US Presidents and Their Personal Finance Facts

Only 44 Americans have had the fame of being the President of the United States, but you may be surprised to find how much like you and me those men were. Having more power than most of us will ever dream of (or even want) it can seem strange to realize that while some were successful with money, others struggled financially just like most of us.

personal finance facts about the US presidents

Here are some fun personal financial facts about our Presidents.

The Golden Touch

  • Herbert Hoover was a mining engineer before becoming our 33rd president. He was a Stanford graduate who worked in the gold fields of Australia. If you adjust his starting salary for today’s inflation he was a college grad making $133,000 a year. Not bad.
  • Hoover didn’t sit on his heels though. He worked his way up through the mining industry becoming an executive. He also made wise investments, so wise that he had a net worth that by today’s standards would be $71 million dollars.
  • George W. Bush was a pretty savvy investor as well. In 1989 President Bush became a co-owner of the Texas Rangers baseball team for a mere $600,000. Not long before he became the 43rd POTUS he sold that perk for roughly $14.9 million dollars.
  • George Washington didn’t really need his Presidential salary, he was one of the richest men in the country before being elected.
  • President Washington loved the aristocratic life and spent money like a champ.
  • Unfortunately not long after he married Martha, Washington’s own source of income, tobacco sales and export, was not going well. He found himself in debt to his oversees contractor.
  • In a testament to the American Dream this personal finance fact has a happy ending. Washington became budget conscious, got his spending under control, and expanded his financial interests. He included other crops in his tobacco farm and began working in other areas like horse breeding and whiskey production. Wonder what a bottle of Washington Whiskey would be worth today?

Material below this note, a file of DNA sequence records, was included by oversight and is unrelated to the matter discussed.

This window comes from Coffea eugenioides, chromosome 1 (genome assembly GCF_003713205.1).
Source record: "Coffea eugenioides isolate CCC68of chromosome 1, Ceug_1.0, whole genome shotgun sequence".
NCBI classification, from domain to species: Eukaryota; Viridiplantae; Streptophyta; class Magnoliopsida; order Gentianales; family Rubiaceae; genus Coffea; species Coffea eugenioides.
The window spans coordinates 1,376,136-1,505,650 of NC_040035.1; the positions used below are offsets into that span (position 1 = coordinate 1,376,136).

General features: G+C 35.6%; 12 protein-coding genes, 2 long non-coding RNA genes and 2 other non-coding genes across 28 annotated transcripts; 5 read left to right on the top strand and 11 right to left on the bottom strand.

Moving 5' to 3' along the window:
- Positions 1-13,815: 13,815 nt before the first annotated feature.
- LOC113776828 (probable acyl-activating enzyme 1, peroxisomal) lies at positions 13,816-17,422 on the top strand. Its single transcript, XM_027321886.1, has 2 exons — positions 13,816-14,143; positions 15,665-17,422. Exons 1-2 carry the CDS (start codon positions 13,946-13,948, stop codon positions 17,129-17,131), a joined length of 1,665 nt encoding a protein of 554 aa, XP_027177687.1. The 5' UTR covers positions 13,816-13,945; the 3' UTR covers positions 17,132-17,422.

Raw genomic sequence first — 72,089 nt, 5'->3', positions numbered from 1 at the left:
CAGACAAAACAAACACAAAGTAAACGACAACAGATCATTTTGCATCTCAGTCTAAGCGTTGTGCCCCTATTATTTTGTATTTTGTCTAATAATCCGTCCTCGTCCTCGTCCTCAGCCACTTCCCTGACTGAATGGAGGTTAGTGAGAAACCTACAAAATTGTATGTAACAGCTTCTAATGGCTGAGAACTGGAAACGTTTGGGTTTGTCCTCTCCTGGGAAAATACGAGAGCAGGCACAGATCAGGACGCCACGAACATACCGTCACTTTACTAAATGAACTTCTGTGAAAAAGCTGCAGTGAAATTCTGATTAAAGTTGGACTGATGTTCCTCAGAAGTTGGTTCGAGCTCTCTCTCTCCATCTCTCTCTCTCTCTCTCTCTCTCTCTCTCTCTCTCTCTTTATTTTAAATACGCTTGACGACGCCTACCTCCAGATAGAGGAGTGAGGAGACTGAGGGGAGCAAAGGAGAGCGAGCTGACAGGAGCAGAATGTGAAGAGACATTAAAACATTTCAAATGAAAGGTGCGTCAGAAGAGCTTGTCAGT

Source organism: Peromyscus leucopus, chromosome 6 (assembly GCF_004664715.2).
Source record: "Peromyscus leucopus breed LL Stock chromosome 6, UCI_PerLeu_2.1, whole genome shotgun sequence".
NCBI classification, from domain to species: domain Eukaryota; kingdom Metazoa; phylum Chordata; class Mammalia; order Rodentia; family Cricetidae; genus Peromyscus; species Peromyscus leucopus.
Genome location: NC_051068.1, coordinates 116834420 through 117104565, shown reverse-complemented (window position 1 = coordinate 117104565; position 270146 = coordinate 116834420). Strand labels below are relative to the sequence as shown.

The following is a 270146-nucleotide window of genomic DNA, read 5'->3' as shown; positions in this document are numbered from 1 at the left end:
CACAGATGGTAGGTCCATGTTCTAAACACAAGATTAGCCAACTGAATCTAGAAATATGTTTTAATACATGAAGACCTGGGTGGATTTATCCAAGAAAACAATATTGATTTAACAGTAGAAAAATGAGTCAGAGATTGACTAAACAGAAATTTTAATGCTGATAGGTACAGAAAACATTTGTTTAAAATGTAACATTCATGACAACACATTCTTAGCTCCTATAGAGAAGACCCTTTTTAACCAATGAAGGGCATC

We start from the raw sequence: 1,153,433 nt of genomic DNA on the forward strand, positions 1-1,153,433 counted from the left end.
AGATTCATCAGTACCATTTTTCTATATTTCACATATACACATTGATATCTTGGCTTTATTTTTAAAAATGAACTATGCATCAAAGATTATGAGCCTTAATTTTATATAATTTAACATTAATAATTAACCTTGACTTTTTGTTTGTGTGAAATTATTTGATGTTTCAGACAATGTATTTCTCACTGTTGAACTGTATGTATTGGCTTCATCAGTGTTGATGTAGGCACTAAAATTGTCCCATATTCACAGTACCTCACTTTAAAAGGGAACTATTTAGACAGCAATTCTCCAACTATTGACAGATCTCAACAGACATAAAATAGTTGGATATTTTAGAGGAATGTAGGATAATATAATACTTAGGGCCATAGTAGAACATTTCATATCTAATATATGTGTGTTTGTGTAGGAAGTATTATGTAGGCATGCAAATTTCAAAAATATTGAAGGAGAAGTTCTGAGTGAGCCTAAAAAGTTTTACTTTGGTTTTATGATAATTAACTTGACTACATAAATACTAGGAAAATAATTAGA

• Thomas Jefferson spend the bulk of his life in debt and when he died he owed what would be nearly $2 million dollars by today’s standards. Sort of makes your credit card bill not seem so bad huh?
  • When William McKinley was Governor of Ohio in 1893 he declared bankruptcy. He still became our 25th president only three short years later.
  • In his younger years Abraham Lincoln tried to make his fortune in groceries, taking on William Berry as a partner. This personal financial fact goes bad when his partner died and Lincoln was left with so many bills he termed it “The National Debt.”
  • Take heart all you failed retailers. Harry S. Truman, the 33rd President of the United States tried his hand at a owning a clothing store but went out of business in 1922. He lost $30,000, adjusted for inflation that’s $400,000. He never declared bankruptcy even with the loss and within twelve years he had his finances back under control.
  • Of course a lot of Washington’s money came from marrying Martha, a wealthy widow of a successful painter.

More like the Common Folk

  • Not all bad personal finance facts began before being president. Ulysses S. Grant had a good run as America’s 18th president but then invested his wealth with a brokerage run by the 1884 answer to Bernie Madoff, a man named Ferdinand Ward. His brokerage was a Ponzi scheme and when the whole thing came apart Grant was left close to destitute.
  • In a bid to pull himself up by his bootstraps and not leave his own debts unpaid President Grant sold all of his mementos from his time in the Civil War. He had a personal loan of $150,000 from well-known William Vanderbilt who was a railroad mogul. Even after selling all of his treasured keepsakes he could not raise enough to pay the debt but Vanderbilt accepted what he was able to offer as payment in full.

Getting Paid To Be President

If you were president what would your personal finance facts look like?

  • You could count on an annual base salary of $400,000
  • You would have an additional expense account of $50,000
  • Since you have to get around you’d have a nontaxable travel account of $100,000
  • It’s a lot of pressure being president, you’ll need to stay entertained. You have $19,000 a year to play all the golf and rent all the Netflix you could need.


Not as much as you might think. If President Obama was making the same annual pay rate as George Washington did in 1789, which at that time was 2% of the United States budget he’d be making a sweet $66.6 billion dollars a year in rough figures. Sign me up for THAT job.